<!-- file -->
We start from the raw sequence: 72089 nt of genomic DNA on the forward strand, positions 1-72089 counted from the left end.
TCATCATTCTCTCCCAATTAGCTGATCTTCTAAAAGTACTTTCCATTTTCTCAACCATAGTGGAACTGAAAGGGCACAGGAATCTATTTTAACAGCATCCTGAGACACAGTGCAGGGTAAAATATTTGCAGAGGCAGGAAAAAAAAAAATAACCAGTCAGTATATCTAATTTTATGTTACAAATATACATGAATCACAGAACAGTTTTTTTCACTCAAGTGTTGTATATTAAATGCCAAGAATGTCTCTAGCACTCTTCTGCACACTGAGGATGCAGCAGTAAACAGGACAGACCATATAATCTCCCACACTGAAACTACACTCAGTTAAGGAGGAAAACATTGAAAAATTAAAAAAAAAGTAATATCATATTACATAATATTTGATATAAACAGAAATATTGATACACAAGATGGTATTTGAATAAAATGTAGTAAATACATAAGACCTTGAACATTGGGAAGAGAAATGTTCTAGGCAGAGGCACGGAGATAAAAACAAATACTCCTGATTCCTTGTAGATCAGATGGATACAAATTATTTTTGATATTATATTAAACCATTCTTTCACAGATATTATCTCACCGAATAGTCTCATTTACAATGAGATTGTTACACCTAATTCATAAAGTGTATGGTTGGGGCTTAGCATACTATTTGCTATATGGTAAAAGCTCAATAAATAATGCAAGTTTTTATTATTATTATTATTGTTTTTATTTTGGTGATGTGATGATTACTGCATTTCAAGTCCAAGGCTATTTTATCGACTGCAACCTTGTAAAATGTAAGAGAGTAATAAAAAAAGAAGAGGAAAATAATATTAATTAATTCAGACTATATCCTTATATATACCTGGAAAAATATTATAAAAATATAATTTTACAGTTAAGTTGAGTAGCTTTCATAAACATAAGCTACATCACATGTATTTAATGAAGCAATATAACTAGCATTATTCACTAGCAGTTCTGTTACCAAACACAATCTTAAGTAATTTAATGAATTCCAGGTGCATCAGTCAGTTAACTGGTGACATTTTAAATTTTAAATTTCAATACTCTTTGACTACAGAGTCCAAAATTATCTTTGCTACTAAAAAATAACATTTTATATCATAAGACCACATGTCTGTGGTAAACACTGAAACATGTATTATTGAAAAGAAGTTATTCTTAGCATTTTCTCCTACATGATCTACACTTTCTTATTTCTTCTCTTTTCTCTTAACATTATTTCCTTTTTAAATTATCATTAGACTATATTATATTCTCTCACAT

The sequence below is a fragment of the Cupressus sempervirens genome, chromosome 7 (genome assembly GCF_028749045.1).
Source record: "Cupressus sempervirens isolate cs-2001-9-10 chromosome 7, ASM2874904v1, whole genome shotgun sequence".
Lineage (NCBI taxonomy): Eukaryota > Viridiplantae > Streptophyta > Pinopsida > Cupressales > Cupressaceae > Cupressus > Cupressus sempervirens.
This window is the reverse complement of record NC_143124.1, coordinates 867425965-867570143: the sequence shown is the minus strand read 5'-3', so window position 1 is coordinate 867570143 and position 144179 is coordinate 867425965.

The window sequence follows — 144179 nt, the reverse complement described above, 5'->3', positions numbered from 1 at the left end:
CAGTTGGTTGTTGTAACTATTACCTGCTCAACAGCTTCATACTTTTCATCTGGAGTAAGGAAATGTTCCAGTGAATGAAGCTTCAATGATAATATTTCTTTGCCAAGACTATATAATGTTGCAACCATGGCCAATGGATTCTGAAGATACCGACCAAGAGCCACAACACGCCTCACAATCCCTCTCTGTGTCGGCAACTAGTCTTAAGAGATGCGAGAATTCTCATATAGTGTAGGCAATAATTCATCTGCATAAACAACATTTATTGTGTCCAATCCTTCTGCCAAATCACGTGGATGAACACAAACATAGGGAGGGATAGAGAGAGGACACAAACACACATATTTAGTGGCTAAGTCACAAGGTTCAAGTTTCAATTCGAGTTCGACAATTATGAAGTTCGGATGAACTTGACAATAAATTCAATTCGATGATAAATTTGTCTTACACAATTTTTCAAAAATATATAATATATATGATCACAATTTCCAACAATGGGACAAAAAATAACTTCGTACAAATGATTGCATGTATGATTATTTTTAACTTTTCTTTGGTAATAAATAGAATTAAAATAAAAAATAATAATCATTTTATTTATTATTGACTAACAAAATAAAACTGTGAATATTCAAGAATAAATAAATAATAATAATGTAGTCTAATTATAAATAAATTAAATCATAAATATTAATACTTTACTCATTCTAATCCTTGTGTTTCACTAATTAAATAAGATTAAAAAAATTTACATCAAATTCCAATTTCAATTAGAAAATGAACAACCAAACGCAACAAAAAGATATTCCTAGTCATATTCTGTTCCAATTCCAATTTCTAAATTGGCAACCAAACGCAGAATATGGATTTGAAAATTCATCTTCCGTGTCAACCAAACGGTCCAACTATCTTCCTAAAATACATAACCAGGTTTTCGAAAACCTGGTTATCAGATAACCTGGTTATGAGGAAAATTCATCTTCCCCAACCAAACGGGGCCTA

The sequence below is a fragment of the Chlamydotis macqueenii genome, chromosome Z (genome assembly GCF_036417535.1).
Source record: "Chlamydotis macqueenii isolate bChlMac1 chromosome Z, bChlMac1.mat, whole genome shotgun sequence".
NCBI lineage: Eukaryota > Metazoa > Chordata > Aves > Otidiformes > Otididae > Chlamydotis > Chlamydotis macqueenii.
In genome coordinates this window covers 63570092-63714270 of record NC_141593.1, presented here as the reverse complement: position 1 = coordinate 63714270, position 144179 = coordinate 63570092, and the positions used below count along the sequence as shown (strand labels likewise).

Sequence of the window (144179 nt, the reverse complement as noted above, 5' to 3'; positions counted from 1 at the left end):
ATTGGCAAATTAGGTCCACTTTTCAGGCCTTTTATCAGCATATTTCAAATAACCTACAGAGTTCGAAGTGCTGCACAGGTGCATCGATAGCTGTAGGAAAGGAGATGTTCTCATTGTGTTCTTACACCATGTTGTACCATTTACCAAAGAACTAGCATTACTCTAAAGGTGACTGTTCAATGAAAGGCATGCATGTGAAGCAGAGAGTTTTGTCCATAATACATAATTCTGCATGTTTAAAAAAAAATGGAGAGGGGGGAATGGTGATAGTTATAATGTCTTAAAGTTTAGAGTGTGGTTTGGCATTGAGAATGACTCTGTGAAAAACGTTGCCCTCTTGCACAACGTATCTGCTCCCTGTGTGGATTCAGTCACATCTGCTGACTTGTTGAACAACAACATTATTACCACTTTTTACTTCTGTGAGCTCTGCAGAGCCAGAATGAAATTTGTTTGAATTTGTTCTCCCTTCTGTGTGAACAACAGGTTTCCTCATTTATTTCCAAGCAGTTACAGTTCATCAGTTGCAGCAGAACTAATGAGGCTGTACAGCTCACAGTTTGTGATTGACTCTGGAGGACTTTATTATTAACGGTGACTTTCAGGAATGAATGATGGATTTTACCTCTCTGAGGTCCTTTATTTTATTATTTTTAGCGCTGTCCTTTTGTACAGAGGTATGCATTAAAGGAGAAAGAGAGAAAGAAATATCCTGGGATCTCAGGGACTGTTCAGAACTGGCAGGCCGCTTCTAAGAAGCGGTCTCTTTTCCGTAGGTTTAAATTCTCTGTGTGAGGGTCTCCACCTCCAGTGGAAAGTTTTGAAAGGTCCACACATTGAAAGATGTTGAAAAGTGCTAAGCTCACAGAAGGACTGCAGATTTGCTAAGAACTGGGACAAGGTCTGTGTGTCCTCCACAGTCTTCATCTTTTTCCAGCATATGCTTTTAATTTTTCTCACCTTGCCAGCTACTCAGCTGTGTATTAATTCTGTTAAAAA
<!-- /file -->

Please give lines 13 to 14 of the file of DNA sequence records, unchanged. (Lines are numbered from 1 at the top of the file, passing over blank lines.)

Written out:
Sequence of the window (144179 nt, the reverse complement as noted above, 5' to 3'; positions counted from 1 at the left end):
ATTGGCAAATTAGGTCCACTTTTCAGGCCTTTTATCAGCATATTTCAAATAACCTACAGAGTTCGAAGTGCTGCACAGGTGCATCGATAGCTGTAGGAAAGGAGATGTTCTCATTGTGTTCTTACACCATGTTGTACCATTTACCAAAGAACTAGCATTACTCTAAAGGTGACTGTTCAATGAAAGGCATGCATGTGAAGCAGAGAGTTTTGTCCATAATACATAATTCTGCATGTTTAAAAAAAAATGGAGAGGGGGGAATGGTGATAGTTATAATGTCTTAAAGTTTAGAGTGTGGTTTGGCATTGAGAATGACTCTGTGAAAAACGTTGCCCTCTTGCACAACGTATCTGCTCCCTGTGTGGATTCAGTCACATCTGCTGACTTGTTGAACAACAACATTATTACCACTTTTTACTTCTGTGAGCTCTGCAGAGCCAGAATGAAATTTGTTTGAATTTGTTCTCCCTTCTGTGTGAACAACAGGTTTCCTCATTTATTTCCAAGCAGTTACAGTTCATCAGTTGCAGCAGAACTAATGAGGCTGTACAGCTCACAGTTTGTGATTGACTCTGGAGGACTTTATTATTAACGGTGACTTTCAGGAATGAATGATGGATTTTACCTCTCTGAGGTCCTTTATTTTATTATTTTTAGCGCTGTCCTTTTGTACAGAGGTATGCATTAAAGGAGAAAGAGAGAAAGAAATATCCTGGGATCTCAGGGACTGTTCAGAACTGGCAGGCCGCTTCTAAGAAGCGGTCTCTTTTCCGTAGGTTTAAATTCTCTGTGTGAGGGTCTCCACCTCCAGTGGAAAGTTTTGAAAGGTCCACACATTGAAAGATGTTGAAAAGTGCTAAGCTCACAGAAGGACTGCAGATTTGCTAAGAACTGGGACAAGGTCTGTGTGTCCTCCACAGTCTTCATCTTTTTCCAGCATATGCTTTTAATTTTTCTCACCTTGCCAGCTACTCAGCTGTGTATTAATTCTGTTAAAAA